In adopting the site-specific-uniformity approach, the court rejected the uniform-contract-interpretation approach that another panel of the Appellate Division had advocated in Westinghouse Electric Corp. v. Liberty Mutual Insurance Co., 233 N.J. Super. 463, 559 A.2d 435 (1989). The court pointed out that in Johnson Matthey, it had characterized nationwide uniformity of policy interpretation as "an illusory goal, not truly achievable or necessarily preferable." 254 N.J. Super. at 49, 603 A.2d 61. The court concluded that "[s]ite-specific uniformity, on the other hand, is achievable, and represents a choice of the law of the jurisdiction that is most concerned with the outcome." Id. at 49-50, 603 A.2d 61. Moreover, the court noted, the failure to include a choice-of-law provision in the contracts "tends to show that uniform interpretation was not a conscious goal of the contracting parties." Id. at 50, 603 A.2d 61.

The court remanded so that the Law Division could determine the effect of the choice-of-law decision on the substantive-coverage issue. That New Jersey's law on the meaning of the pollution-exclusion clause, and particularly the "sudden and accidental" language therein, remains at variance with the current law in

Pennsylvania (the question having not been decided by that Commonwealth's highest court) is clear from our decision today in Morton International Inc. v. General Accident Insurance Co., 134 N.J. 1, 629 A.2d 831. Were the law the same in both jurisdictions, we would not, of course, be confronted with a choice-of-law problem.

II

Traditionally, the law of the place where the contract, including an insurance contract, was entered into determined the rights of the parties under the contract. Buzzone v. Hartford Accident & Indem. Co., 23 N.J. 447, 452, 129 A.2d 561 (1957). In State Farm Mutual Automobile Insurance Co. v. Estate of Simmons, 84 N.J. 28, 36-37, 417 A.2d 488 (1980), we rejected the mechanical and inflexible lex loci contractus rule in resolving conflict-of-law issues in liability-insurance contracts. Instead, our courts have adopted a more flexible approach that focuses on the state that has the most significant connections with the parties and the transaction. Bell v. Merchants & Businessmen's Mut. Ins. Co., 241 N.J. Super. 557, 561-62, 575 A.2d 878 (App.Div.), certif. denied, 122 N.J. 395, 585 A.2d 395 (1990); McCabe v. Great Pac. Century Corp., 222 N.J. Super. 397, 399, 537 A.2d 303 (App.Div.1988). We held that because the law of the place of contract "generally comport[s] with the reasonable expectations of the parties concerning the principal situs of the insured risk," 84 N.J. at 37, 417 A.2d 488, that forum's law should be applied "unless the dominant and significant relationship of another state to the parties and the underlying issue dictates that this basic rule should yield." Ibid. In making that determination, courts should rely on the factors and contacts set forth in Restatement sections 6 and 188. Id. at 34-35, 417 A.2d 488.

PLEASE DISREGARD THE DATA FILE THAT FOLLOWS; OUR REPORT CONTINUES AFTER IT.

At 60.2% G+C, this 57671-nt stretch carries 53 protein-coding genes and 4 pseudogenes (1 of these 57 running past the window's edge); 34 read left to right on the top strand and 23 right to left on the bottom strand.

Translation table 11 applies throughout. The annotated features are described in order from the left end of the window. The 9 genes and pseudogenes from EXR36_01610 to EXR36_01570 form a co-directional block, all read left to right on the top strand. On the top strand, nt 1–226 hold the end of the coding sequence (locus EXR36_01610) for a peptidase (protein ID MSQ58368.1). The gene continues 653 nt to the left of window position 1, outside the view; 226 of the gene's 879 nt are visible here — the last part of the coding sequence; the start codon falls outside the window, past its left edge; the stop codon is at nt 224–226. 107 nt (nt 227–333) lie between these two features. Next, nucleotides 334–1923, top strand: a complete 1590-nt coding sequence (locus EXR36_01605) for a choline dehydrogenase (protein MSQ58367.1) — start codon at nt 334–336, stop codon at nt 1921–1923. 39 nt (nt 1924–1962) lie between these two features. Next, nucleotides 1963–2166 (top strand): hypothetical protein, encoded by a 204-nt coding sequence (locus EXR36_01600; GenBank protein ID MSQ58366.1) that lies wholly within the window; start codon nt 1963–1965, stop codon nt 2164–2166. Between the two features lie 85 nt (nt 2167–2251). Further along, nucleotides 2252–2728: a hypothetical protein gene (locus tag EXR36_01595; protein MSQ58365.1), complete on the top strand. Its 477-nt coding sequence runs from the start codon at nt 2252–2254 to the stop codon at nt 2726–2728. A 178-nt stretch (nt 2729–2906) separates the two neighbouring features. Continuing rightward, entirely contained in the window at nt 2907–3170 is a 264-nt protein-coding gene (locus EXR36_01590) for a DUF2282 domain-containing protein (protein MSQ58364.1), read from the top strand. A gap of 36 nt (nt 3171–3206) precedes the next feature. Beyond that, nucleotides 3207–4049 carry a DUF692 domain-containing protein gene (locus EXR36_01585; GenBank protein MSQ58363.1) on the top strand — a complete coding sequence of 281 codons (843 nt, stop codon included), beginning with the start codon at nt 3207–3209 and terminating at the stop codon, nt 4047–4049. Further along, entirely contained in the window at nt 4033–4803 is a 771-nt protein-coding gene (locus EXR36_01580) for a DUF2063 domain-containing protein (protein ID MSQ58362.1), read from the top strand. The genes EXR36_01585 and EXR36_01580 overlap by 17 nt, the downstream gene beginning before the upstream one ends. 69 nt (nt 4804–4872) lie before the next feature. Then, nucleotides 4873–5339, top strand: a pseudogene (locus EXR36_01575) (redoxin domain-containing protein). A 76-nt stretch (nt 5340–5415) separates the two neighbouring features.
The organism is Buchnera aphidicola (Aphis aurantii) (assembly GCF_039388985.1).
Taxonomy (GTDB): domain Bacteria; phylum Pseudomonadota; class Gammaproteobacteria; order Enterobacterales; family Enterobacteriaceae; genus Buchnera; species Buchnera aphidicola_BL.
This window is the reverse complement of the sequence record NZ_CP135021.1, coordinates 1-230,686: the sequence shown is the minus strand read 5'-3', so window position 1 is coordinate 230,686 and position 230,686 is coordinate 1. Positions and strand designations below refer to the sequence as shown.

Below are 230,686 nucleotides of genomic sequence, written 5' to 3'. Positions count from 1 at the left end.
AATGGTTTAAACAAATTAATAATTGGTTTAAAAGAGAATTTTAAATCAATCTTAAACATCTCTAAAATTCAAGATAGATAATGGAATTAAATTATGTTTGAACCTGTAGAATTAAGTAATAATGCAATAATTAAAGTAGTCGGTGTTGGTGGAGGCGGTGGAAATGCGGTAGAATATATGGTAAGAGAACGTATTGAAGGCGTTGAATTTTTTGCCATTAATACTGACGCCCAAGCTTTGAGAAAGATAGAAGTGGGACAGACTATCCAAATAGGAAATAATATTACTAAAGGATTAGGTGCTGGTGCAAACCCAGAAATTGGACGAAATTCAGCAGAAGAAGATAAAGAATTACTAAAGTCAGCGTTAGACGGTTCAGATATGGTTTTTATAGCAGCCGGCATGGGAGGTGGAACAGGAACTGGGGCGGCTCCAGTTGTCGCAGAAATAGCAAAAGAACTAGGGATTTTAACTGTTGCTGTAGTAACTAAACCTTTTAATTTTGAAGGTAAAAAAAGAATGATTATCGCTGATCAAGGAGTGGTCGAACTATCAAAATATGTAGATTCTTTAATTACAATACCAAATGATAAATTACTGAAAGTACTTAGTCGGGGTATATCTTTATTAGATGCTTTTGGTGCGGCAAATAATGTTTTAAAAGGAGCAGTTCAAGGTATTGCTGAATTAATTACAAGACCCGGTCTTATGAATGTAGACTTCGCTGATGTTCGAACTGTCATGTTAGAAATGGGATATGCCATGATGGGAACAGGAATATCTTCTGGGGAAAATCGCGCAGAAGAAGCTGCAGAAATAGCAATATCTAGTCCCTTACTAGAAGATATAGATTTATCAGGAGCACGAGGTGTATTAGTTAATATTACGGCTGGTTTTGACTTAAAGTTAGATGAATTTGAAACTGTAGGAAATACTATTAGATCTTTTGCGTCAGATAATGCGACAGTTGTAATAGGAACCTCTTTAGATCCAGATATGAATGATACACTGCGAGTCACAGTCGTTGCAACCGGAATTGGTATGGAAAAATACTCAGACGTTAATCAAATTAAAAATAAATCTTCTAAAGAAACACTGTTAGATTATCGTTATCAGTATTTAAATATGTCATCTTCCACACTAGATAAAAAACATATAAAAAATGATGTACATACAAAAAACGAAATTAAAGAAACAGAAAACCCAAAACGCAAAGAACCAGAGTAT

According to Restatement section 188, the general rule in contract actions is that the law of the state with the most significant relationship to the parties and the transaction under the principles stated in Restatement section 6 governs. State

Farm, supra, 84 N.J. at 34, 417 A.2d 488. Section 188 lists several relevant "contacts," according to their relative importance, to be considered in the section 6 analysis, such as the domicile, residence, nationality, place of incorporation and place of business of the parties, and the places of contracting and performance. Under ...